In this circuit, the Zener diode (ZD1) has a fairly sharp "knee" at 10-11 volts such that a small increase in voltage causes a very rapid increase in current. Included is a series LED - mostly used as an indicator of current flow - that also has a sharp diode "knee" response along with a current-limiting resistor that also serves to soften the curve of the knee somewhat. Finally, there are several ordinary diodes in series, the tap between each can be adjusted for precise adjustment of the float voltage. While it would be possible to put many (say, 18-22) ordinary diodes in series to achieve a similar drop, this gets gets to be awkward and cumbersome and the shunt voltage of such a system can change significantly with temperature. The system described here - while not perfect - is a reasonable compromise between performance and simplicity.
While the resolution of the 0.6 volt taps between diodes may seem to be a bit coarse, the actual effect on the float voltage is much less than this owing to the fact that the aforementioned knee isn't ultra-sharp and the amount of current required to achieve a certain amount of voltage drop isn't necessarily a linear curve, anyway! As noted in the above diagram, small tweaks may be accomplished by tweaking the resistor value, but I rarely found this to be necessary in practice.
As you might suspect, the above circuit is going to have the effect of clamping down the voltage of a battery that would tend to float high (above 13.55-13.6 volts) but by doing so, it will (indirectly) bring up the voltage of those batteries that would tend - because of internal leakage currents - to be on the low side.
What is surprising to many people is that just a few 10's of milliamps is all that is required to equalize batteries that are in reasonable health! The initial reaction is often one of "What good can the current through a few LEDs do to equalize the voltage on a string of 100 amp-hour batteries" but this belies the nature of the problem in the first place! Of course, if one of the batteries is in particularly bad shape (high internal resistance or high leakage/self discharge current) then all bets are off - and this particular battery is probably at the end of its life, anyway!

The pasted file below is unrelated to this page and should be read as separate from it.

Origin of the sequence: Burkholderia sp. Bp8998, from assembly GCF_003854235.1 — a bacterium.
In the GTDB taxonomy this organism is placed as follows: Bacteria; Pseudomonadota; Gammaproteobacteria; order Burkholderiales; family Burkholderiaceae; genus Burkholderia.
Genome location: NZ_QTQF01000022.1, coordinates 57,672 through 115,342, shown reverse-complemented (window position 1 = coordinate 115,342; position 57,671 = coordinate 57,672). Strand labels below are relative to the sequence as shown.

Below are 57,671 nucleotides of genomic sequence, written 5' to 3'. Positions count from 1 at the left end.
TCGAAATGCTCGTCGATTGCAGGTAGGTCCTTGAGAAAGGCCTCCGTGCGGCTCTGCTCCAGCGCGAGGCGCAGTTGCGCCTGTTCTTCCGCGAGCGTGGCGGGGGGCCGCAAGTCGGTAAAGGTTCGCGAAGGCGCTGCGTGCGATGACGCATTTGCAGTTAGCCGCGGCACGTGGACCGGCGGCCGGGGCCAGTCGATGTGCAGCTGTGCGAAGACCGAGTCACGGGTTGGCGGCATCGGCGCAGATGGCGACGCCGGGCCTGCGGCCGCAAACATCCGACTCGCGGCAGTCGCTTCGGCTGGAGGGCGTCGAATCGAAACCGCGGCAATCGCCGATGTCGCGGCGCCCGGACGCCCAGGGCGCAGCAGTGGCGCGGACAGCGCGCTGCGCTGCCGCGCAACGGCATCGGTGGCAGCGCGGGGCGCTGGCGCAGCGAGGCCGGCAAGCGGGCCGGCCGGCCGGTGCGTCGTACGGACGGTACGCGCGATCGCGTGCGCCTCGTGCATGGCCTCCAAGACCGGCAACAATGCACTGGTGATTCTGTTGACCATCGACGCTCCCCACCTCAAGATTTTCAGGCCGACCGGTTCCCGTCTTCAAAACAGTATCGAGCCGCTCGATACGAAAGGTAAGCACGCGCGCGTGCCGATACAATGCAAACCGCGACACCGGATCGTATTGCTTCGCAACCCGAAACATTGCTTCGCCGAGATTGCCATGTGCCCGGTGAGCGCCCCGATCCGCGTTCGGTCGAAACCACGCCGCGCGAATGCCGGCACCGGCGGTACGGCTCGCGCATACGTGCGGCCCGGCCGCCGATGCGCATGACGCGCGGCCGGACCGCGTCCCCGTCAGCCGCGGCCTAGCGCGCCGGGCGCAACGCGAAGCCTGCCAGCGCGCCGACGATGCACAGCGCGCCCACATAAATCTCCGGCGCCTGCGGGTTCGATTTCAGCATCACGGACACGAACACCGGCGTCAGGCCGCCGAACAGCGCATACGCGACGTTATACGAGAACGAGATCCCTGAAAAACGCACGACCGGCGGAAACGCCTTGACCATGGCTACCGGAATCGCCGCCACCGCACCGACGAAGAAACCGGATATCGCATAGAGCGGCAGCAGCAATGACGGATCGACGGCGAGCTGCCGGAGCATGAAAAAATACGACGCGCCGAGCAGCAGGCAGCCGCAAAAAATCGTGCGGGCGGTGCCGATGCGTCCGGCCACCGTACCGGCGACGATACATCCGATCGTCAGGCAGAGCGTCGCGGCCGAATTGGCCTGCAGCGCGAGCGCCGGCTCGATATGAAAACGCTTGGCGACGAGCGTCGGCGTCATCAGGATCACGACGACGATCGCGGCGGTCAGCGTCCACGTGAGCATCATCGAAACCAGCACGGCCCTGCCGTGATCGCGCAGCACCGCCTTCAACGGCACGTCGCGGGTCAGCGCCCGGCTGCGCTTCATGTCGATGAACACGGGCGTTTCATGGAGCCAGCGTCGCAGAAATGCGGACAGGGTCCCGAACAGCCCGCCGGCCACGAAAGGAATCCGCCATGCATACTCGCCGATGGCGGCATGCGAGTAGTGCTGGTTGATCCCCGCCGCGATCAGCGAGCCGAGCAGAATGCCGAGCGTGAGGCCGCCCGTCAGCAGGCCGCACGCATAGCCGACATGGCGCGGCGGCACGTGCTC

Others may question the assertion of a nominal "13.55" volt setting as this "optimum" voltage tends to vary with temperature as well as whom one might ask, but it's hard to argue that this isn't, in fact, a "reasonable" voltage for the vast majority of conditions that one might encounter: Anyway, it would be more harmful to deviate much from this voltage for long periods of time by ignoring the problem altogether!
As can be seen from Figure 2, this circuit is quite simple: The components are simply soldered in series with a piece of red wire and alligator clip forming the positive side.
For the negative side, a short, black jumper with a clip lead on each end is used: One end goes to the negative terminal of the batter while the other is used to select which diode tap (and thus the shunt voltage) is to be selected.
While would could "permanently" attach the shunt regulator to the battery with a ring lug on each of its terminals, I chose not to do this since adding an extra "layer" of conductor on the battery bank of the 300 kVa UPS could contribute to added terminal resistance at the battery - a particularly important fact when it is considered that the batter current could easily exceed 100 amps! The use of the humble spring-loaded clip lead has proven to be more than adequate and is easily removed/installed when the battery bank is maintained. If, however, your battery bank is mobile (say, in an RV) or of modest size (say, a few thousand watts or less) then it might be more appropriate to use ring lugs as well as wire ties and electrical tape to make sure that nothing can shift and short out during transport.
Adjusting the voltages:
As noted in the diagram above, setting the precise float voltage can be a bit tricky as it can take several hours for things to settle after an adjustment.